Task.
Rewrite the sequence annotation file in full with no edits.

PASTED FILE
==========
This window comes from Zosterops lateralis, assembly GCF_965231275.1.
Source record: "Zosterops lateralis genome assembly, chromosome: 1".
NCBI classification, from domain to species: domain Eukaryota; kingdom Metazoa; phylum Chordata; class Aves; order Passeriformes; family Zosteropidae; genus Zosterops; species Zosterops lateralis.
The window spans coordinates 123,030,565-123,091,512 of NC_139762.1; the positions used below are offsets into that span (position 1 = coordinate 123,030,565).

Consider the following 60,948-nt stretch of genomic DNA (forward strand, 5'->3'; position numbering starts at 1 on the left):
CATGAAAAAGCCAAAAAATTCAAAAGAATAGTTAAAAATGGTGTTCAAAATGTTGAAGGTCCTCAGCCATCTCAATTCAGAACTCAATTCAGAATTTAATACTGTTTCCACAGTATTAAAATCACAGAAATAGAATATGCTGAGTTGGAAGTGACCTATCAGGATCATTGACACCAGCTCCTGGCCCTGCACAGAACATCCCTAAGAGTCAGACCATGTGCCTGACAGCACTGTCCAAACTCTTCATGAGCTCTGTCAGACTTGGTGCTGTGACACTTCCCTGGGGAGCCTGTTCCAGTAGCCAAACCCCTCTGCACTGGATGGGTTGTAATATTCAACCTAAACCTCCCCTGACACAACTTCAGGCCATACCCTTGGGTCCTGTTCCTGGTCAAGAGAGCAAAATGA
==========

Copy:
This window comes from Zosterops lateralis, assembly GCF_965231275.1.
Source record: "Zosterops lateralis genome assembly, chromosome: 1".
NCBI classification, from domain to species: domain Eukaryota; kingdom Metazoa; phylum Chordata; class Aves; order Passeriformes; family Zosteropidae; genus Zosterops; species Zosterops lateralis.
The window spans coordinates 123,030,565-123,091,512 of NC_139762.1; the positions used below are offsets into that span (position 1 = coordinate 123,030,565).

Consider the following 60,948-nt stretch of genomic DNA (forward strand, 5'->3'; position numbering starts at 1 on the left):
CATGAAAAAGCCAAAAAATTCAAAAGAATAGTTAAAAATGGTGTTCAAAATGTTGAAGGTCCTCAGCCATCTCAATTCAGAACTCAATTCAGAATTTAATACTGTTTCCACAGTATTAAAATCACAGAAATAGAATATGCTGAGTTGGAAGTGACCTATCAGGATCATTGACACCAGCTCCTGGCCCTGCACAGAACATCCCTAAGAGTCAGACCATGTGCCTGACAGCACTGTCCAAACTCTTCATGAGCTCTGTCAGACTTGGTGCTGTGACACTTCCCTGGGGAGCCTGTTCCAGTAGCCAAACCCCTCTGCACTGGATGGGTTGTAATATTCAACCTAAACCTCCCCTGACACAACTTCAGGCCATACCCTTGGGTCCTGTTCCTGGTCAAGAGAGCAAAATGA